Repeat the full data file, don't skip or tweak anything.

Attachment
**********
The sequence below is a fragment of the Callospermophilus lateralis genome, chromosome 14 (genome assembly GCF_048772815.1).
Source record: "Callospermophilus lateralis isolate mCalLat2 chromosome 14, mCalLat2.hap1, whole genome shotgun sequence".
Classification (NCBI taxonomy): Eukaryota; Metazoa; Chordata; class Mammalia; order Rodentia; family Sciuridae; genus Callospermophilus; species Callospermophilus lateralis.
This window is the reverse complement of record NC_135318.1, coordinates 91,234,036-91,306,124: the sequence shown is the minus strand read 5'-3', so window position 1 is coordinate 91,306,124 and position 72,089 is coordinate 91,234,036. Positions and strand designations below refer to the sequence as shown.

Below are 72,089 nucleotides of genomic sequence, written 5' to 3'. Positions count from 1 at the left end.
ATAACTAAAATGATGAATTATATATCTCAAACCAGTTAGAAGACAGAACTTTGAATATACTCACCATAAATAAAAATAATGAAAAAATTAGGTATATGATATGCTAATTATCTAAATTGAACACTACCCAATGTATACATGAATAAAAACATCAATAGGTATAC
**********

The sequence below is a fragment of the Callospermophilus lateralis genome, chromosome 14 (genome assembly GCF_048772815.1).
Source record: "Callospermophilus lateralis isolate mCalLat2 chromosome 14, mCalLat2.hap1, whole genome shotgun sequence".
Classification (NCBI taxonomy): Eukaryota; Metazoa; Chordata; class Mammalia; order Rodentia; family Sciuridae; genus Callospermophilus; species Callospermophilus lateralis.
This window is the reverse complement of record NC_135318.1, coordinates 91,234,036-91,306,124: the sequence shown is the minus strand read 5'-3', so window position 1 is coordinate 91,306,124 and position 72,089 is coordinate 91,234,036. Positions and strand designations below refer to the sequence as shown.

Below are 72,089 nucleotides of genomic sequence, written 5' to 3'. Positions count from 1 at the left end.
ATAACTAAAATGATGAATTATATATCTCAAACCAGTTAGAAGACAGAACTTTGAATATACTCACCATAAATAAAAATAATGAAAAAATTAGGTATATGATATGCTAATTATCTAAATTGAACACTACCCAATGTATACATGAATAAAAACATCAATAGGTATAC